No Time for Sergeants


I’ve been asked to continue to story of Joseph, whom you met as a first-grader in a story called The Sojourner. You can find it posted on Feb. 11, 2018, at

amish man and boy

Laughter from down the hall exploded into the room. Heads were raised from school books. Rueful smiles were exchanged. They were missing out, but they knew they should be used to it by now. Amish kids never saw movies.

Joseph squelched the guilty thought that he’d like to be with the rest of his class in the gym watching No Time for Sergeants. It sounded like fun, although he was told it was sinful. The population of the rural Indiana public school that compelled his attendance in 1958 was made up of predominately Mennonite and Amish students. None of them were allowed to attend a movie in a theater, but somehow it was deemed acceptable for the occasional film to be shown in school assembly as a special treat. Acceptable for Mennonites, that is. Amish kids were herded into one classroom where they were told to read quietly. Usually, the movies were religious in nature, but somehow the Andy Griffith comedy had sneaked in under the radar. Joseph and the rest of the Amish eighth-graders knew they’d be treated to a blow-by-blow description of the entire hilarious event with some scenes reenacted. They’d smile politely, but it was never that funny second-hand.

Eighth grade was the stopping point for Amish education in public schools. The grade would be repeated as many times as necessary until the legal leaving age of sixteen was reached. Joseph enjoyed his school years despite occasions like today, when he was reminded that he was different and would never really fit in. He was smart, Joseph was, and learning came easily to him. His report card was made up of straight A’s. Once he’d overheard his new, young, science teacher speaking confidentially to an older colleague.

“It’s just a shame that Joseph Hostetler can’t continue in school. He’s college material, sure to win an academic scholarship. The only way I can keep him interested is to let him work ahead of the class. If he had access to a top-notch science program, there’s no telling what he could become.”

“Just let it go,” the older teacher advised. “It’s not going to happen, and you don’t want to get crossways with the Amish community.”

Anyway, Joseph knew what he’d become: a farmer working in fields and barns and woodshops alongside his Pop. He’d known that since he was a toddler. His sisters would work with Mom, and they would all learn how to be sober, God-fearing Amish adults. It had seemed like a good life until about the time Joseph reached sixth grade. Then his mind seemed to catch fire. He wanted to know. He wanted to learn, even if he never had the occasion to use that knowledge in real life. His parents noticed and were concerned. They talked to him earnestly about the temptations of the English world and the importance of staying true to the Amish faith.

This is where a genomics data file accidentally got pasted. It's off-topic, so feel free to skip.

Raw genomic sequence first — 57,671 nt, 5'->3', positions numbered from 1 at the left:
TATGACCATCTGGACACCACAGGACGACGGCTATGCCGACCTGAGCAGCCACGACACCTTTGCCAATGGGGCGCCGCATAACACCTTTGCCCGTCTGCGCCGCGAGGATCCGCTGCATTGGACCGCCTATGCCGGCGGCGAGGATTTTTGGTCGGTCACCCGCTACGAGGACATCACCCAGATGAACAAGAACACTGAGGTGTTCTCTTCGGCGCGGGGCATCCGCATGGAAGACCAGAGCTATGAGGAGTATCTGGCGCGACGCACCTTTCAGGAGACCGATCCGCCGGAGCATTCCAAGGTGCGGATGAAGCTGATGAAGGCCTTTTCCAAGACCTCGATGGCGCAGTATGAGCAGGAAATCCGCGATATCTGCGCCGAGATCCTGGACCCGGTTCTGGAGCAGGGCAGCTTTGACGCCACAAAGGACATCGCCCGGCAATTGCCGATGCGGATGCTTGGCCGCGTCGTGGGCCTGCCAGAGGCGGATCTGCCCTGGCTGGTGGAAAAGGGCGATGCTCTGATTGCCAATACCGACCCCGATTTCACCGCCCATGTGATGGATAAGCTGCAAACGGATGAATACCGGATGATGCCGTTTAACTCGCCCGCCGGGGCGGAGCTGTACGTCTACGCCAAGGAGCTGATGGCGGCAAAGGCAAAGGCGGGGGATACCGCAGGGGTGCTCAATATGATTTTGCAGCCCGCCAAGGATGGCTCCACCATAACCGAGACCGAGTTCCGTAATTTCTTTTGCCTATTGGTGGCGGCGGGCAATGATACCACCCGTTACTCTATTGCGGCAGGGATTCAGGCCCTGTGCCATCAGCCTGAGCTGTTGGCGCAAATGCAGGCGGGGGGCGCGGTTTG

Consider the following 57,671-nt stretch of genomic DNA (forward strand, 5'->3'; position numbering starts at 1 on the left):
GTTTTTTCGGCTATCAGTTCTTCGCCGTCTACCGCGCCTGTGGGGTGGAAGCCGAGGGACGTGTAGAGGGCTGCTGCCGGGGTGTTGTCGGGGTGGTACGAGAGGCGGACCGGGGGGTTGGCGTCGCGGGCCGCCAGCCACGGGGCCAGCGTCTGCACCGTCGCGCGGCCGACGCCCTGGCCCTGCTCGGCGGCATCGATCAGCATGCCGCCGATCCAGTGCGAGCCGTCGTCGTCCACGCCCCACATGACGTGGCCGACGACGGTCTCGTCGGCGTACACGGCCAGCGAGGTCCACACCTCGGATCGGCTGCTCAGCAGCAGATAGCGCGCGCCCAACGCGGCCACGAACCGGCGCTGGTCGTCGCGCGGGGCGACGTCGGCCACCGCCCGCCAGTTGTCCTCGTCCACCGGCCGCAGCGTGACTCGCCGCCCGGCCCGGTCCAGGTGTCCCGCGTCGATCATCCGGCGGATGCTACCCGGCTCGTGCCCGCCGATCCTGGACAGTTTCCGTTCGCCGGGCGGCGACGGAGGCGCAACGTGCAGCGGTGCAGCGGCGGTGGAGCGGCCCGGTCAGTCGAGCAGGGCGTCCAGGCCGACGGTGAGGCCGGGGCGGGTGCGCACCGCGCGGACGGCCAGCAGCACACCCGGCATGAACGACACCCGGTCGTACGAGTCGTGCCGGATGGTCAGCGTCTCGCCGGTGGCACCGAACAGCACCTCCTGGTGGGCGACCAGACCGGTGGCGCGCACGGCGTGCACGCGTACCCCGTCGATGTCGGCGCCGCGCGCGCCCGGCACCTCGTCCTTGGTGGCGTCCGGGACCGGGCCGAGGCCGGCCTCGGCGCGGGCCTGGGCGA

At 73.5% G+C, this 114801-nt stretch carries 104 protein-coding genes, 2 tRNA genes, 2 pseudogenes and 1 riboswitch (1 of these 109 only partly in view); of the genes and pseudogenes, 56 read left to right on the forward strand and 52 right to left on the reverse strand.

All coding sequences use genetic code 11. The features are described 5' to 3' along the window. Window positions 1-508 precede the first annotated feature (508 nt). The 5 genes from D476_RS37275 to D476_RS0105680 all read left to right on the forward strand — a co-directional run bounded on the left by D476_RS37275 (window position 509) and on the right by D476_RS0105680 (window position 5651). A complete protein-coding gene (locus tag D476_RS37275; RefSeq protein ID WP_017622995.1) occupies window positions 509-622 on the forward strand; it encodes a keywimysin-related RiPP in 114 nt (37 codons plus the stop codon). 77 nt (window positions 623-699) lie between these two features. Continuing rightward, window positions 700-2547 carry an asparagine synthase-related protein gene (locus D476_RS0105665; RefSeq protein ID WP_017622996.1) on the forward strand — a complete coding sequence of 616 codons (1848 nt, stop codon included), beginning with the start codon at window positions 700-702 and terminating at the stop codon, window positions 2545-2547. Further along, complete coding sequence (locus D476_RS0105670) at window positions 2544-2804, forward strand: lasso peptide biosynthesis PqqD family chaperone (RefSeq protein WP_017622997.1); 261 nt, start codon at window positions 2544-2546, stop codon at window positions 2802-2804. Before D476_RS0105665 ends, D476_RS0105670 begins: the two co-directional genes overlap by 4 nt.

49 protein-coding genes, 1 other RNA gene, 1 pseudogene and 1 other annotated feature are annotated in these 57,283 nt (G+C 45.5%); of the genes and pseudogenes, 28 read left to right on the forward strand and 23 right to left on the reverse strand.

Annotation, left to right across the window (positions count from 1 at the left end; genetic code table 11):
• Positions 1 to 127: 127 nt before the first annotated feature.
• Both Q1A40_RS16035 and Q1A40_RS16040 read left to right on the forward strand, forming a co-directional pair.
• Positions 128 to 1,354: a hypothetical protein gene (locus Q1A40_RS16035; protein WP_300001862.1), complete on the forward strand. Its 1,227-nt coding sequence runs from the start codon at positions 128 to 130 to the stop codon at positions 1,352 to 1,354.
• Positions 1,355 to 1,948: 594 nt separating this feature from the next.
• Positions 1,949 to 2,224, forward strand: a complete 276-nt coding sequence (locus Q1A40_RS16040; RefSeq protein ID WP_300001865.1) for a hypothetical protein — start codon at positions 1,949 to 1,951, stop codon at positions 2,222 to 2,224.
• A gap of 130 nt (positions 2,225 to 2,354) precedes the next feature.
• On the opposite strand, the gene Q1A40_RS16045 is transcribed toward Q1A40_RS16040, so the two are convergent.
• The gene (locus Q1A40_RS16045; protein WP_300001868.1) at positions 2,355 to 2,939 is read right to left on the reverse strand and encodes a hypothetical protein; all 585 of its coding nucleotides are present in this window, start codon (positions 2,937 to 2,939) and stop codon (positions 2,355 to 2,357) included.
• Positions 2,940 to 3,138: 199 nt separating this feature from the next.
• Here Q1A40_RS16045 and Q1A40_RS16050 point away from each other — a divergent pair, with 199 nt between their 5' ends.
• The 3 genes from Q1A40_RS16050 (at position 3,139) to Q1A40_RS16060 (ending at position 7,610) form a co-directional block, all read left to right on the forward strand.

“This is where we belong,” Pop said. “ We aren’t better than anybody else, but always remember that just by living our lives as Amish, we are setting an example.”

It was a long speech for Pop. Joseph didn’t mention school much at home after that.

Anna May Miller caught his eye and smiled shyly. A couple of years ago, she would have winked or made a funny face. But now they were almost of courting age and it was no longer proper for her to do that. He smiled back. She was cute, with her blond braids in a coronet under her sheer white head covering. Joseph knew she liked him. They might even get married some day, if their parents approved. But that was a long way off, and meanwhile, they sat together in isolation, protected from the temptations of the world. Sometimes Joseph felt like his nose was pressed up against the window of that world.

“Do you ever think you’d like to go high?” he’d asked Anna May once. “Going high” and “being English” were Amish terms for those who left the church.

“Oh, no!” she answered, her eyes round with horror. “And be under the miting? Never go home again, never eat at the table with my family, or talk to my Mom and Pop? Oh, no, I’d never want to do that.”

Miting, or shunning, meant Amish families wouldn’t talk or eat with those who left the faith. It was a scary prospect, and although Joseph didn’t want that either, he couldn’t help envying his classmates who had so many options open to them. What if he could be a doctor? Or a school teacher? Those were the loftiest careers he could imagine. But he didn’t voice his thoughts to Anna May. No point in scaring her.

The English kids were returning to their classrooms, boisterous and loud as they repeated the jokes and acted out the funny scenes they’d just seen.

“I thought I’d die laughing when all those toilet seats went up!”

“And the manual dexterity test! ‘He did it completely wrong!’”

“And when Will had to take over for the radio operator!”

Joseph smiled and nodded, but he thought if he could change places with an English kid, he wouldn’t waste his time on films.  He opened his history textbook to the unit on World War II and read a favorite quote from Winston Churchill: “It is not good enough that we do our best; sometimes we have to do what’s required.”

That seemed to sum up his life. So far. Could it ever be any different?

5 thoughts on “No Time for Sergeants

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